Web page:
Son Lux’s latest project is genre-bending
On February 9th Son Lux released their latest project entitled Brighter Wounds. Based out of New York City, the band’s members consist of a trio of friends Ryan Lott, Rafiq Bhatia and Ian Chang. Son Lux has also built a name for themselves by collaborating with artists such as Lorde, Sufjan Stevens and G-Eazy. In 2016 they also made an appearance at the Montreux Jazz Festival.
Brighter Wounds is the band’s fifth LP release and remains true to the bands alternative electronic sound. The band has been known to incorporate elements of trip-hop into their music, and while Brighter Wounds does this as well, Son Lux takes their latest project in a slightly different direction. What they ended up with is a highly innovative sound that falls somewhere between trip-hop and post-rock.
Despite this seemingly broad influence, nothing on the album feels out of place. There are surprises on the album and at times listeners may feel like the project is going one way, and then they will end up with something slightly different than what they were expecting. This unique feeling conveyed on the album makes for an interesting listening experience.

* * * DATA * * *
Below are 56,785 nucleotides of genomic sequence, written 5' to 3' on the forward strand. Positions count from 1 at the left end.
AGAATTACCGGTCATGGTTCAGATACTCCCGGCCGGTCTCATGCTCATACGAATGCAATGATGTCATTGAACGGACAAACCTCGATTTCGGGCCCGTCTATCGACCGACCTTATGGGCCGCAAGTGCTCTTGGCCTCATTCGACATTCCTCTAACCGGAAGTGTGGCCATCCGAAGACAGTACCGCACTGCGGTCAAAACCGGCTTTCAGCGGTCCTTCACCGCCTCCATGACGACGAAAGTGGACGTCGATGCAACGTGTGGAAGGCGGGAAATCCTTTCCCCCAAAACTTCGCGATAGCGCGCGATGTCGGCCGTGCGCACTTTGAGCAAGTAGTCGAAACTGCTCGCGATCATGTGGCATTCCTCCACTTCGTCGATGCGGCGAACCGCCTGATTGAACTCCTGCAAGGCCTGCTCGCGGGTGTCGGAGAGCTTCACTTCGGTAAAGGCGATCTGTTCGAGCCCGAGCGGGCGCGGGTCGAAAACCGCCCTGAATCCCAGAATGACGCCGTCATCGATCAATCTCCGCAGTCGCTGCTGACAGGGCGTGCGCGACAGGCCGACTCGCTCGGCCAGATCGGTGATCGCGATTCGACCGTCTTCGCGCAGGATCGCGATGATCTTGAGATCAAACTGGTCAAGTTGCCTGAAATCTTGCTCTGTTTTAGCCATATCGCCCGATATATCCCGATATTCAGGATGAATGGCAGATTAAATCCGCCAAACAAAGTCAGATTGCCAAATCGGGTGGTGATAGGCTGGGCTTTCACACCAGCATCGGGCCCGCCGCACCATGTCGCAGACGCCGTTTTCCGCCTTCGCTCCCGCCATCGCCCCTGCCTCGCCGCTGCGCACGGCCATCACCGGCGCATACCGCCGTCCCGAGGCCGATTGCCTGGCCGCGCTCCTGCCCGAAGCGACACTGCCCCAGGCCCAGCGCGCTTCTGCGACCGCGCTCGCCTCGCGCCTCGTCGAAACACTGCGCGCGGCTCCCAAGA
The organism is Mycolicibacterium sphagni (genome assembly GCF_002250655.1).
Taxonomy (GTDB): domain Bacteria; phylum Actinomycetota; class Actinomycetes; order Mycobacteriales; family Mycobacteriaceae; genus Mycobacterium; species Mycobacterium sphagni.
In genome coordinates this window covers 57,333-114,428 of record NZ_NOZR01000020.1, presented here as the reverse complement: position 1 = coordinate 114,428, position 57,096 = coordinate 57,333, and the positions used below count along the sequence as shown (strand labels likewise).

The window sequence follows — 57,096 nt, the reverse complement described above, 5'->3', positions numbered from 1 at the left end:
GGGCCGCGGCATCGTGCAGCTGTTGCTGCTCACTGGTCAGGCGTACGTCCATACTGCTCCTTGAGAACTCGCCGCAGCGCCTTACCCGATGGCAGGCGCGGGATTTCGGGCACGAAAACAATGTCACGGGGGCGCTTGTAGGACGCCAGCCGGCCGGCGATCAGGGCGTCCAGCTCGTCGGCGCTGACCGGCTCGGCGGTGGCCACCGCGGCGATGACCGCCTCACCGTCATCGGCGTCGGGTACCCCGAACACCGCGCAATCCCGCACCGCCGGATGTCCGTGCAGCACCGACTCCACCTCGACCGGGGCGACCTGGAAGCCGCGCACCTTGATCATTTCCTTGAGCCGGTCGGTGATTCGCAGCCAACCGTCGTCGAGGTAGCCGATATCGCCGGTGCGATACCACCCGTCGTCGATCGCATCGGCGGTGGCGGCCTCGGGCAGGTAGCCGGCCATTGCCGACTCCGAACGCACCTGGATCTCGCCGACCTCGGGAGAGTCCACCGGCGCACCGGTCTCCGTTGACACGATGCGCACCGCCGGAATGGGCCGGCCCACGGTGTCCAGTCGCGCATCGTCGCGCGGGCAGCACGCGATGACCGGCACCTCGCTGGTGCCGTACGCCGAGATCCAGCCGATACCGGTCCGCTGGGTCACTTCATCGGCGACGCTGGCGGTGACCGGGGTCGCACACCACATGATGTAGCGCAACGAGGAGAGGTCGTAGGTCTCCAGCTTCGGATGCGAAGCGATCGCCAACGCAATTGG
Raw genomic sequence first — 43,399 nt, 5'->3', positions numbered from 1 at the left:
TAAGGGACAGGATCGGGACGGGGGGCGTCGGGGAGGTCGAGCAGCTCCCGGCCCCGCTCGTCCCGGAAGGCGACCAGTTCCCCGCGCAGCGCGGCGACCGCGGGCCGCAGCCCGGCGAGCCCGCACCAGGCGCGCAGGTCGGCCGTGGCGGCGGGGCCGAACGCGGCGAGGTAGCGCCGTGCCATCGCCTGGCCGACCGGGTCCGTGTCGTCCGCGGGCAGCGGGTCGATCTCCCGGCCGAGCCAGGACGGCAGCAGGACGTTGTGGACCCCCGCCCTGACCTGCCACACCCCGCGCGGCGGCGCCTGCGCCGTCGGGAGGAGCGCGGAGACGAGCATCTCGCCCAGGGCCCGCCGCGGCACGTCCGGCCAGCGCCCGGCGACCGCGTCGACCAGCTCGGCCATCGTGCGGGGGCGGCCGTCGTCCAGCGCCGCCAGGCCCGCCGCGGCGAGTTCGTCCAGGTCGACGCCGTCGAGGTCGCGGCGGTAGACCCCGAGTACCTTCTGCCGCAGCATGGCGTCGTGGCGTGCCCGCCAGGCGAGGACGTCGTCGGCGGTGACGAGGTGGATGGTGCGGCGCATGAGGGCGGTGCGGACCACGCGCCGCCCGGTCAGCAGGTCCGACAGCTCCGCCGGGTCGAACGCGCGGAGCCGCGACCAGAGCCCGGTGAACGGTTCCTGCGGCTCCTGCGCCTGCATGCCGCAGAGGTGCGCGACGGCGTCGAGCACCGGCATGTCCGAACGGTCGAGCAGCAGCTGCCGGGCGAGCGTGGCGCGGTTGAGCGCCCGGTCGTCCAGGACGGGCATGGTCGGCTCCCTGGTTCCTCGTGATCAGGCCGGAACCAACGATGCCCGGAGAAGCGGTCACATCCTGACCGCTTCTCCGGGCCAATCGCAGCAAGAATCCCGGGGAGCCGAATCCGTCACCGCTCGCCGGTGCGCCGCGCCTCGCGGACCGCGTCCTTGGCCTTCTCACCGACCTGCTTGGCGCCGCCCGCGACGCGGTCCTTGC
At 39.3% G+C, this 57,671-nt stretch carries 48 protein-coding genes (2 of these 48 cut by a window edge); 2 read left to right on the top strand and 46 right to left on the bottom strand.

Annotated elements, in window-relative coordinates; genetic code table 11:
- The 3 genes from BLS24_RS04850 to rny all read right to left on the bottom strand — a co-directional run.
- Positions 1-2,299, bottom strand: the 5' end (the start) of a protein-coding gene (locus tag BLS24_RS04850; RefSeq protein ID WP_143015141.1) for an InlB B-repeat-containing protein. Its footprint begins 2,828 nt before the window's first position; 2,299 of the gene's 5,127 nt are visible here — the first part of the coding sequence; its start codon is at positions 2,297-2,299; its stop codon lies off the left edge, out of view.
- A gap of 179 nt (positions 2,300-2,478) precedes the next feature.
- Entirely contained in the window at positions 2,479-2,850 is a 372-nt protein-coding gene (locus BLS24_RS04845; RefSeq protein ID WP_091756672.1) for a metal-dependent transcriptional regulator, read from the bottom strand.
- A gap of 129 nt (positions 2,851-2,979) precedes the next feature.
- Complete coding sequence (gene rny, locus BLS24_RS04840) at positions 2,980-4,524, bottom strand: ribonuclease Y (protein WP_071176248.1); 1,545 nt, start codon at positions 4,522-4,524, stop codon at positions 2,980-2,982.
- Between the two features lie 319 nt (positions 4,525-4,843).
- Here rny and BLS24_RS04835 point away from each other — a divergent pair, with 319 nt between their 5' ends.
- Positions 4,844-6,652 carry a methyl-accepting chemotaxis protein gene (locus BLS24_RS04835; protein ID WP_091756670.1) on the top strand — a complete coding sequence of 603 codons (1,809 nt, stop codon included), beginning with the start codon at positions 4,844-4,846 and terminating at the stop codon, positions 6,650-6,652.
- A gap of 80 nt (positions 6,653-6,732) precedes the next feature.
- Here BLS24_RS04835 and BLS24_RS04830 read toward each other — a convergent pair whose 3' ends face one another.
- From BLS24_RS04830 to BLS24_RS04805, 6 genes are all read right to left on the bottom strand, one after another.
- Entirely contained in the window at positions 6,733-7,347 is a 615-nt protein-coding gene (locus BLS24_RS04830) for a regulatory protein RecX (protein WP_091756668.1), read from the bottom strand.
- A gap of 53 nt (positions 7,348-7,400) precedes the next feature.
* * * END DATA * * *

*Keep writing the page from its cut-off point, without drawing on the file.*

The overall tempo of the album is relatively slow to moderate. There is a lot of use of airy vocals and atmospheric instrumentation. Early in the album, the post-rock influences are thoroughly established and blended beautifully with more electronic elements. The slow tempo is established on the opening track “Aquatic,” and then picks up slightly on the following track “Surrounded,” which features a more distinct drum pattern that has influences from Future Garage.
The post-rock elements present on the album come next on the tracks “Resurrection” and “Forty Screams,” which replaces the atmospheric elements with more ethereal influences. The lyrics also add the mystical post-apocalyptic feel. This portion of the album is also where “Dream State,” the strongest track on the album surfaces, which maintains the chilly vibe but kicks the tempo up slightly. It then blends this feeling with the post-rock influences. This creates a dreamy feel that at times feel like a lighter shoegaze track.
The trip-hop elements come into play on the later parts of the album and carry a distinct shift the sound. Although the downtempo elements are maintained, the songs sound noticeably different. This shift occurs at the track entitled “The Fool You Need,” and it comes back to the more distinct drum patterns.
The album rides the trip-hop vibe to the end of the album, and even though there is a lot of genre-bending happening on the project it still feels complete. The ability to diversify the sounds and maintain a fluid continuity is one of the strongest aspects of the album, which makes for a truly satisfying listening experience.